Recovering alcoholic, Gayle* knows that you can’t do it alone.
I was born in Darwin, a sickly baby with a heart defect which doctors did not discover until I was three years old.
When I was five Mum and Dad bought a 40-acre property in Gympie (Qld). Like most country kids I was always active—riding horses, swimming in the creek that backed onto our property and exploring. My self-esteem was good until I started high school, when I was bullied every day.
I started to isolate myself, wagging school and hanging around with the wrong crowd. I also began to self-harm.
I left school, and did a station-hand course at Longreach Pastoral College. Here I really learnt to drink and party. However, it wasn’t until 2013 that I realised I had a problem with drinking and self-harm.
I was studying nursing at university. I got drunk and hurt myself, from the pressure I was under and not knowing how to deal with my past. Four stitches were put in my wrist and I was put on medication to help stabilise my moods.
The next year, I was drinking again, and hurt myself again—when the ambulance arrived I passed out from loss of blood.
The acute mental health team was called in to assist, and this was my turning point, where I decided I needed to get a grip on life.
I stopped drinking for a while, but started again the following year, when I was in Winton (Qld). I was nursing and the loss of six patients in four months hit me hard—it was the custom to debrief over a couple of cold ones at the local watering hole.
One drink was never enough, but it wasn’t until my caseworker came and saw me at work that I realised I needed to get help by going to rehab. I thought that rehab was only for rich people or people who had broken bodies—not for drinking or self-harm.
I was offered a place at the Salvos Townsville Recovery Services, but couldn’t believe that people I didn’t know would be willing to help me—I was so used to helping other people and not giving myself a second thought.
Things were going well at rehab until my boss rang telling me that I would not be returning to my old job. This hit me hard, and I self-harmed and drank myself to sleep.
I spoke with a caseworker the next day and told them what I had done. Now I really knew that I had to do something about my problems. I had to do this program for me, so I started it again from scratch.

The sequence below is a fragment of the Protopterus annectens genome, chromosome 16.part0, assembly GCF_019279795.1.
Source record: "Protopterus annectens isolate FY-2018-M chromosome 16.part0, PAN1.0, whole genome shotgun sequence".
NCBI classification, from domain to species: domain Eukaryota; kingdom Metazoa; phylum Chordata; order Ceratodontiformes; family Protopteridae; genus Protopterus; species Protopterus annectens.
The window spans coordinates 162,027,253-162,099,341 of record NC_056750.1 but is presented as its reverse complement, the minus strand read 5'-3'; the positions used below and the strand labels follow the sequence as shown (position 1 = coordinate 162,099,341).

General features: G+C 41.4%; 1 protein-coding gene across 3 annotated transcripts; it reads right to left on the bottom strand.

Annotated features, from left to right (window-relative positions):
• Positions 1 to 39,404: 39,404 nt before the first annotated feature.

I believe that had I not reached rock bottom then I would not have grown as much as I have. I am getting in touch with myself, getting to know my feelings and I like what I see.
I have a new faith that has made so much difference in my life.
I went to The Salvation Army’s Yungaburra retreat as a part of the recovery program. Normally I don’t cry in front of people, but there were a couple of songs—‘Amazing Grace’ and ‘How Great Thou Art’—when I just ran out of the conference and broke down.
I had one strange experience when I tried to get out of an unlocked door, but it wouldn’t move. There was no physical way I could open that unlocked door—I can’t explain it. I just dropped to my knees and bawled for hours. A lot of pain came pouring out.
I accepted God into my life. I knew God existed, but had put that on the backburner over the years. I now feel that God is with me every day.
I am continuing to explore the pain and issues that led to my addiction and harm and I’m looking into doing paramedic training.
The best part of recovery is that, although I was never forced to do anything, the support and gentle ‘pushing’ from case managers helped me move forward. It’s not always fun at the time, but when I look back it’s the best push I ever had.
Without the staff and clients of Townsville Recovery Services, I believe I would be dead today—I only wish I had done this five years ago.
It is so important to ask God for help in the process because I know you cannot do it alone.
If you are struggling with self-harm, please call Lifeline on 13 11 14.
*Last name withheld by request.